“Safe and Sound” also shares the clear 80s stamp of many current chart-toppers. The unabashed poppiness of the lyrics and melody, along with the neatly sequenced synths and creaky-trumpet embellishments, harkens back to Howard Jones and the Pet Shop Boys (when they were playing nice).

There’s nothing here to swoon about or to be offended by. Maybe that’s the biggest piece of nostalgia we can attach to it–it is reminiscent of a time when a hit could just be a hit. No backstory, no tabloid buzz, no copyright battles–just a competent song nugget.

The nondescript duo that constitutes Capital Cities used to write jingles. Watch while I make a surprised face.

Good MusicNote 3.6 summertime sadness LANA DEL REY VS. CEDRIC GERVAIS

What rules?

single: Summertime Sadness

artist: Lana Del Rey vs. Cedric Gervais

Pop music has opened up in the past couple of years; so much so, in fact, that there seem to be few if any rules about what makes a hit.

Case in point: Lana Del Rey, a virtually un-pigeonhole-able artist from New York who’s a superstar across the world but has only enjoyed modest success here in the States.

Until, that is, a French DJ named Cedric Gervais remixed a song she released over a year ago and made it an unexpected hit.

Things used to be so much more predictable.

What is still predictable is the striking contrast of a depressing love song and a house beat. First mined to great effect in the late 90s (see Deborah Cox, Whitney Houston, and Aaliyah club mixes of the time), it’s probably that contrast that caught attention where the original just seemed depressing to the American musical palate.

The American Bandstand mantra (“It’s got a nice beat and I can dance to it”) may be just the thing to get us on board for the enigma that is Elizabeth Woolridge Grant.

Good MusicNote 3.8 hold on, we’re going home DRAKE FEAT. MAJID JORDAN

Home to the 80s, perhaps?

single: “Hold On, We’re Going Home”

artist: Drake feat. Majid Jordan

Every so often, a record wallops you over the head with a dreamy melodic and percussive precision, unobtrusively metered lyrics, and sinewy, effortless vocals.

Every so often, a song makes you forget you’re a consumer being sold a product. It makes you feel instead like a lucky witness to a four-minute capsule of magic.

Every so often, an artist comes along who can make this happen. Drake came tantalizingly close on “Take Care” and “Find Your Love.” Here, there’s no mistake. I like Drake as a rapper, but he hits pop sweet spots with such dexterity that I can’t help but prefer the records where he sings. 

Drake mentioned recently that with his new material he was trying to capture a Michael JacksonQuincy Jones vibe; although he backed away quickly from the comparison in terms of talent, I won’t do that. Not on this track, anyway.

“Hold On” is an instant classic, drawn from the 80s playbook. The arrangement sounds like an insanely harmonious marriage between R. Kelly and Toto (the band, not the dog). The vocals are silk, and the execution is jaw-dropping.

Good MusicNote 2.9 radioactive IMAGINE DRAGONS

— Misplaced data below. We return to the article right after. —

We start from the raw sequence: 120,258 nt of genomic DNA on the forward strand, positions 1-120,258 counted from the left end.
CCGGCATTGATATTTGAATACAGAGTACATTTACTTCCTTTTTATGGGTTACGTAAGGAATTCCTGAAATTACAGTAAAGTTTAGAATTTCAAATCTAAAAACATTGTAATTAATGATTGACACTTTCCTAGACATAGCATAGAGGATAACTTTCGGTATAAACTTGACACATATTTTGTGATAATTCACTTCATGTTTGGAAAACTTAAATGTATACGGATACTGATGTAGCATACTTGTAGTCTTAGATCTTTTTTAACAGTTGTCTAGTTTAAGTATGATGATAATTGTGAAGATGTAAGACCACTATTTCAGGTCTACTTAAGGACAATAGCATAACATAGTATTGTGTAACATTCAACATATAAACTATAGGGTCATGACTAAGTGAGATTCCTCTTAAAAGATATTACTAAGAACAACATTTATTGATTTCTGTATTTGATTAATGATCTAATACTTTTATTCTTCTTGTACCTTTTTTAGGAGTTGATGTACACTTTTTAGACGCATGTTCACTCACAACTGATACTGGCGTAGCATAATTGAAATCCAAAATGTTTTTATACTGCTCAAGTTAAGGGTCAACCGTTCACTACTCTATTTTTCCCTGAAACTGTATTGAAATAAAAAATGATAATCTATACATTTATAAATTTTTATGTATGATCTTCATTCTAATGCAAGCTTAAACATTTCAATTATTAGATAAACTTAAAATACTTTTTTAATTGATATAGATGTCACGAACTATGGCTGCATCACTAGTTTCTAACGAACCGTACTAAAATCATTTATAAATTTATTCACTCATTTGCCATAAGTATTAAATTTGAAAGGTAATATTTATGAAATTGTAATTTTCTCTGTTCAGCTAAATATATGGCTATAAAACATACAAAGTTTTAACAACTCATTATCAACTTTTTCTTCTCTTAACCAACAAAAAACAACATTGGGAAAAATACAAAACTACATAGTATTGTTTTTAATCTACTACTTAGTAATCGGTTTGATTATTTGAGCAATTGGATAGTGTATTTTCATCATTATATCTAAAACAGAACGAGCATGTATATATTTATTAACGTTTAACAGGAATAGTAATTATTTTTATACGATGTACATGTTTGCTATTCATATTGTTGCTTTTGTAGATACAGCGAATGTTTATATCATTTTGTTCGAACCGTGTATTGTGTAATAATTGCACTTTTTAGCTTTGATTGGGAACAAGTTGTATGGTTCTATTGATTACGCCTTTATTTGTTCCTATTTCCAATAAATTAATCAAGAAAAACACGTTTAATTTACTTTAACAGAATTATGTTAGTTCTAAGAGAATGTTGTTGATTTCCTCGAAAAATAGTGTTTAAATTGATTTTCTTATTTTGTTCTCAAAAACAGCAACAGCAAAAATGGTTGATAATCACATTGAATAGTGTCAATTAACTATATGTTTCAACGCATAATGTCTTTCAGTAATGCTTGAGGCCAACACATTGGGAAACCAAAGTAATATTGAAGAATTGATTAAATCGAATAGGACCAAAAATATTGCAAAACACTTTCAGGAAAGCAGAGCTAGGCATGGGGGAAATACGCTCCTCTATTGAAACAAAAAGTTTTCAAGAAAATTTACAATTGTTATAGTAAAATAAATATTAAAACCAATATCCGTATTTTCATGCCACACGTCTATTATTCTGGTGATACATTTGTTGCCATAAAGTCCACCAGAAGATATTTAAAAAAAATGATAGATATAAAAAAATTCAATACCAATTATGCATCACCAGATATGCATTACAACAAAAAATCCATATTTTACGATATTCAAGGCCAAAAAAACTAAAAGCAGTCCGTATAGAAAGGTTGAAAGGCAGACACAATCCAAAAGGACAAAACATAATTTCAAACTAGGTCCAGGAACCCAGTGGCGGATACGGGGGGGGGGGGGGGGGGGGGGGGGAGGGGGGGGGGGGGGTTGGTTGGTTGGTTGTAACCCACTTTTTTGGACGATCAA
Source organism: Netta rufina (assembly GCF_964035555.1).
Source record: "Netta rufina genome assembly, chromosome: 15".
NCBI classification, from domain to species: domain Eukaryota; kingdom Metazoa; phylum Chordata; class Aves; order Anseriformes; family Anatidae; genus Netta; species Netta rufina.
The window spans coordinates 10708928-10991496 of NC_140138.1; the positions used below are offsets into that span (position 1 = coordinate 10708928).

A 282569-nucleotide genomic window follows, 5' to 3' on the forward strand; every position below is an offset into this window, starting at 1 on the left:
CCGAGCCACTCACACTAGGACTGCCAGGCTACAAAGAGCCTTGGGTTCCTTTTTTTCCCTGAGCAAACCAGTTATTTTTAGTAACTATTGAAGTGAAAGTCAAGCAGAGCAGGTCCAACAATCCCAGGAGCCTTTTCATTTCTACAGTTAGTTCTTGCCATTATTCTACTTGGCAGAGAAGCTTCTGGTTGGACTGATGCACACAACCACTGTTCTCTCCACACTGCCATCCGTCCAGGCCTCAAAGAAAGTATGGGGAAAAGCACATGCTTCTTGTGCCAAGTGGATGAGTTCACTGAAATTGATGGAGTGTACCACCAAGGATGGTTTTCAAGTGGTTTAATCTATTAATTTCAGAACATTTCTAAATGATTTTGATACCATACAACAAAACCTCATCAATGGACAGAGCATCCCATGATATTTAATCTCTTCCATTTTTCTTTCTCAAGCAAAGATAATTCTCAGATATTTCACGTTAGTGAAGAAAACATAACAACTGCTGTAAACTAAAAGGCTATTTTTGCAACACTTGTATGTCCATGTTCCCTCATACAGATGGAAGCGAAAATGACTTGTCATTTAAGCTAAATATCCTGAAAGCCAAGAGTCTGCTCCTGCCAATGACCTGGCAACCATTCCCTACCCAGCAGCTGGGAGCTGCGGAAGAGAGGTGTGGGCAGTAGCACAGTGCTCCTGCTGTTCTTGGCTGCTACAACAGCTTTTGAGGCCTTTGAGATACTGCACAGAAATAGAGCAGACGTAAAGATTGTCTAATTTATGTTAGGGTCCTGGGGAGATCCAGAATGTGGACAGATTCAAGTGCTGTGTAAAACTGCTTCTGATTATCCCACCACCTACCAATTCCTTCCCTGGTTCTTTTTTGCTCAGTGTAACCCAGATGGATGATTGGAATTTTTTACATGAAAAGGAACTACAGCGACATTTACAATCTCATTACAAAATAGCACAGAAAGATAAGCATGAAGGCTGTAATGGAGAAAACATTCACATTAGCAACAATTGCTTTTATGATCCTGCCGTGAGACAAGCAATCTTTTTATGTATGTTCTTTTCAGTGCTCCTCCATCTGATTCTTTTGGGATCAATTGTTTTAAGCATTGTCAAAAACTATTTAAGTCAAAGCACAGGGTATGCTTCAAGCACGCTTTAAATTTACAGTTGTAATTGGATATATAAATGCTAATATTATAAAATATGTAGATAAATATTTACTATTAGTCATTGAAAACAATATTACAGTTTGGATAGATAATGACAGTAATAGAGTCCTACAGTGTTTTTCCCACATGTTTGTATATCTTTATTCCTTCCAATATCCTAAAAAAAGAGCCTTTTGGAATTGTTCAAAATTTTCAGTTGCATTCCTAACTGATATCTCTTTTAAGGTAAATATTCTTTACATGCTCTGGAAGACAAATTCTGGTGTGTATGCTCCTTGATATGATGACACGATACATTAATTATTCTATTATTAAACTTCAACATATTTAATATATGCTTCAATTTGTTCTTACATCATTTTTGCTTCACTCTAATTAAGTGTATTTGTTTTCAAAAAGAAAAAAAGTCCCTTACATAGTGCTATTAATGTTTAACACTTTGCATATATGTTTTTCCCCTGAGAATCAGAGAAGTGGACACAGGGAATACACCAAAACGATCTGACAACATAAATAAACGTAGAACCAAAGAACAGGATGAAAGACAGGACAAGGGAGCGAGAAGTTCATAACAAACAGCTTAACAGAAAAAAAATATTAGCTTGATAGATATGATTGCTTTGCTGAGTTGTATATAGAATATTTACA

A remarkable half-life

single: Radioactive

artist: Imagine Dragons

Over a year after entering the pop charts, these Dragons keep burning them up. And since this record has been hanging out on the media radar for so long, I doubt there’s little new I can add.

But I’ll try. The inspired rock tune has increasingly become an anomaly in the 21st century. Many can be dubbed exciting, creative, solid, powerful, or rockin’, Few have been able to generate the visceral I-dig-that-melody response that catapults a record into the pop stratosphere.

And when a band does find that sweet spot, it can quickly be pelted with ridicule from so-called rock purists (ask Kings of Leon). Were it not for this anti-pop bias in the rock crowd, I’m quite sure P!nk would be a mainstay on all the modern rock stations.

“Radioactive,” with its simmering, slow-motion groove, claims that pop-rock middle ground with authority. And that’s why the Dragons have been blessed with such a monster hit. The electronic elements don’t hurt, either.

Good MusicNote 2.8 royals LORDE

The tone at the top.

single: “Royals

artist: Lorde

I’m glad to see the pop charts opening up to an international roster of artists. I profiled Swedish DJ Avicii‘s new single yesterday. Today we’re looking at New Zealand’s Lorde and her ubiquitous single “Royals.”

And while it would be easy to play on her native land with a lame “Lorde of the Sings” joke, I prefer to stay on topic and slap her with the dubious title of this year’s Gotye. Once again, a down under artist hits it big with an unlikely, brooding alterna-megahit.

“Royals” is a sullen meditation on how an average endowment of material blessings is preferable, even regal, in its own right. Between this track and “Thrift Shop,” 2013 has shown a pronounced anti-materialistic slant. And it doesn’t seem to matter if you’re riding a goofy hip-hop loop or a dark, head-bobbing beat –the message shines either way.

Somewhere, Neneh Cherry and Suzanne Vega are nodding their heads.


Or is it the other way around…

single: “Holy Grail“

artist: Jay Z featuring Justin Timberlake

The introspective sibling of “New York State of MInd,” “Holy Grail” is a sprawling tag-team effort that reads initially like two different songs: in the first, JT sings plaintively to a neglectful partner; one wonders if he got together with this girl after Bruno Mars wrote “Grenade” about her. In the second, Jay Z ruminates Michael Jackson-style about fame (i.e., plays the victim).

By the time Jay hands the microphone back to JT the second time, it’s clear they’re on the same page, singing the same complaining song–Justin is simply being a little more oblique.

It’s a great way to package an opening shot to the record-buying public. It’s also fun to see Jay Z (of all rappers) coasting along on the power of his featured singer. Justin gets way more time and leaves the more memorable mark on the song. Jay Z gets a plum breakdown spotlight in the middle of the record, but other than that, this appears to be business as usual for Mr. Carter.